HjorthDistribution

HjorthDistribution[m,s,f]

represents the Hjorth distribution with location parameter m, scale parameter s, and shape parameter f.

Details

  • HjorthDistribution is a distribution that has been applied in reliability analysis for modeling different classes of failure behavior.
  • The survival function for value in a Hjorth distribution is given by for and otherwise.
  • HjorthDistribution[m,s,f] allows m and s to be any real positive numbers and f to be any non-negative real number.
  • HjorthDistribution[m,s,f] allows m, s and f to be any quantities such that m*s and m*f are dimensionless. »
  • HjorthDistribution can be used with such functions as Mean, CDF, and RandomVariate.

Examples

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Basic Examples  (3)

Probability density function for different parameter values:

Cumulative distribution function for different parameter values:

Mean:

Variance is available numerically:

Scope  (6)

Generate a sample of pseudorandom numbers from a Hjorth distribution:

Compare its histogram to the PDF:

Distribution parameters estimation:

Estimate the distribution parameters from sample data:

Compare the density histogram of the sample with the PDF of the estimated distribution:

Different moments with closed forms as functions of parameters:

Moment:

Closed form for symbolic order:

CentralMoment:

FactorialMoment:

Cumulant:

Hazard function:

Quantile function:

Consistent use of Quantity in parameters yields QuantityDistribution:

Find median time:

Applications  (5)

The lifetime of a device follows HjorthDistribution. Find the reliability of the device:

Find the mean lifetime:

Plot the possible shapes of the hazard rate:

The failure behavior of a component is described by HjorthDistribution with parameters , and . Find the probability that the component fails within its first year:

Plot the density function of the time of failure:

Find the time at which the component is most likely to fail:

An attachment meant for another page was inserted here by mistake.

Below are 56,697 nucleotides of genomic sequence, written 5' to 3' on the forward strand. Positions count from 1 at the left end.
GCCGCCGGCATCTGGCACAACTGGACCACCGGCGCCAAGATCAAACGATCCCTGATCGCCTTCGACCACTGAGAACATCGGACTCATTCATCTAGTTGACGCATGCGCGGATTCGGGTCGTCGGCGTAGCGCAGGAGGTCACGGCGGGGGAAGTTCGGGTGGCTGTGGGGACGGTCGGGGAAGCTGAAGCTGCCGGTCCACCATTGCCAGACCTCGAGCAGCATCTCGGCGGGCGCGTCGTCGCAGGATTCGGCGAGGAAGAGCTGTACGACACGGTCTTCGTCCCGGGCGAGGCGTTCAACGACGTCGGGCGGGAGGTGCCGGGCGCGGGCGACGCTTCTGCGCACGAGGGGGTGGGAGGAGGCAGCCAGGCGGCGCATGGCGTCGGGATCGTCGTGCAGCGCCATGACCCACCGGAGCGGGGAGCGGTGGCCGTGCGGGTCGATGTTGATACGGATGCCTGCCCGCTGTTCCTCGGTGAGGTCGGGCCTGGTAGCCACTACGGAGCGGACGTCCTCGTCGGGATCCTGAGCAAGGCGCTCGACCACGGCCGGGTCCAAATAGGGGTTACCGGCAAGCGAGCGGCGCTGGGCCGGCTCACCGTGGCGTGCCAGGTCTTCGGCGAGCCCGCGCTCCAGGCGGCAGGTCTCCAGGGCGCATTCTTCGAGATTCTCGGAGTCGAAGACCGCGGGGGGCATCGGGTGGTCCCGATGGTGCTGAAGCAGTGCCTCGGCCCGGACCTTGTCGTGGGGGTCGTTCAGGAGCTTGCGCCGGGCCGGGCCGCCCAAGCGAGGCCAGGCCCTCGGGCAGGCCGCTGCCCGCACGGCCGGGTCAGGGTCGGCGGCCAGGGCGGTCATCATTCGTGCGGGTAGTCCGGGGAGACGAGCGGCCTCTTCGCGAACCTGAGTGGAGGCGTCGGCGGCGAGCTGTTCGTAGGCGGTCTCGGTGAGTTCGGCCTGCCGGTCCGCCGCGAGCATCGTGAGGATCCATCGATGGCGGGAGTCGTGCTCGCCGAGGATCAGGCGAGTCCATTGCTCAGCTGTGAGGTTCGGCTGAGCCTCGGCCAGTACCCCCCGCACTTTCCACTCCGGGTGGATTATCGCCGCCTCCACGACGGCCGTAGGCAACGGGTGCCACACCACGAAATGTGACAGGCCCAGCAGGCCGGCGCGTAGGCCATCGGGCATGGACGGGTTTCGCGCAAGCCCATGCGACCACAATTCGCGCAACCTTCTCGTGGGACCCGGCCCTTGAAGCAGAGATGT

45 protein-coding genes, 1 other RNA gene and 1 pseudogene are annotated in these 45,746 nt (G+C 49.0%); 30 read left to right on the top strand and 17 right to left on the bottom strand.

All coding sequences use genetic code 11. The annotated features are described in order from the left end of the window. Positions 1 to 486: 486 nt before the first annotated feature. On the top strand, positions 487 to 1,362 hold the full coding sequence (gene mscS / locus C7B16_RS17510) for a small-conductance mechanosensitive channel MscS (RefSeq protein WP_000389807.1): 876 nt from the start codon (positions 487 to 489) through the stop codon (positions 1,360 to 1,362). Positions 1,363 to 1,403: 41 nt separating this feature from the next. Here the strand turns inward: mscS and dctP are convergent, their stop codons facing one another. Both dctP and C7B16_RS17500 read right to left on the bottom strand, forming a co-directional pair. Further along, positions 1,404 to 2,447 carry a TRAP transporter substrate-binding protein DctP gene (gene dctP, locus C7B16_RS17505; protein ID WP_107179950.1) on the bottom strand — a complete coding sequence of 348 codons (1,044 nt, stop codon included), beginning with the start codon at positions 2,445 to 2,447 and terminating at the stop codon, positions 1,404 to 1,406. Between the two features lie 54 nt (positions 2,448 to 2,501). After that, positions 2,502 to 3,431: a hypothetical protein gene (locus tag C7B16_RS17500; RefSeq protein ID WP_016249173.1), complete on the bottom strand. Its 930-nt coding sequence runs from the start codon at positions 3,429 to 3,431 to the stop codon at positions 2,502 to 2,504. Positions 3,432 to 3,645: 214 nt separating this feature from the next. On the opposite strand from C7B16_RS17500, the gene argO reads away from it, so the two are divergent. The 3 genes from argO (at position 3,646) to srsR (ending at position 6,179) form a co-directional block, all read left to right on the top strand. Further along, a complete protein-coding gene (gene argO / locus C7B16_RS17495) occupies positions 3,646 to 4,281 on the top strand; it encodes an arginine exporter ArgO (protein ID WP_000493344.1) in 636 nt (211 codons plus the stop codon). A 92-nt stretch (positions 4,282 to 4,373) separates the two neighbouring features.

Find the mean time to failure:

Find how long a component can survive with a safety of 90%:

Find the probability that the component survives for at least one more year after having survived two years:

Simulate the failure times for 30 independent components like this:

A piece of electronic equipment has initially high failure rate due to the randomness in the quality variations during its production. Its lifetime can be modeled by HjorthDistribution with parameters , and . Plot the hazard function:

Mean lifetime:

Probability of failure within the first year (warranty period):

To avoid early failures, the equipment is operated at stress level during a "burn-in" period. Find the length of the burn-in period after which the failure probability within the first year is reduced by half:

Find the expected lifetime of the equipment after having survived the burn-in period:

Find the time at which the equipment is most reliable:

Simulate the failure times for 50 independent pieces of equipment like this:

A rather simple mechanical system is composed of three independent components: two of type A and one of type B. The measured failure times, in days, are:

Find the estimated distribution for both components, assuming HjorthDistribution:

Compare the distribution of the time to failure of each component with the data:

The system works as long as one component of each type is working. Find the reliability of the system:

Find the mean time to failure:

Find the probability that the system fails after three days:

A simple mechanical system is composed of three independent components: two of type A and one of type B. The system works as long as one component of each type is working. The failure times of each component type follow the distributions:

Find the probability that both components A fail before B does:

Each time that a component A fails, it is immediately replaced. Find the average number of components of type A used by the system before B fails:

The expected lifetime of the system when adding more components of type A:

Plot the results:

Properties & Relations  (5)

Hjorth distribution is closed under scaling by a positive factor:

Relationships to other distributions:

Hjorth distribution simplifies to RayleighDistribution:

Hjorth distribution can be obtained as ParameterMixtureDistribution of a linear hazard rate distribution with initial failure rate following GammaDistribution:

The linear hazard rate distribution could be obtained as OrderDistribution of ExponentialDistribution and RayleighDistribution:

ExponentialDistribution is a limiting case of Hjorth distribution:

Possible Issues  (5)

HjorthDistribution is not defined when m or s is not a positive real number:

HjorthDistribution is not defined when f is a non-negative real number:

Substitution of invalid parameters into symbolic outputs gives results that are not meaningful:

The characteristic function of the Hjorth distribution does not have a closedform representation:

The function values can be obtained for numeric inputs:

The closed form of the moments of Hjorth distribution could lead to some numerical instabilities for some parameters:

Find numerical approximation for the moment using inexact parameters:

Alternatively, evaluate the closed expression at higher precision:

Neat Examples  (1)

PDF for different s values with CDF contours:

Introduced in 2017
 (11.1)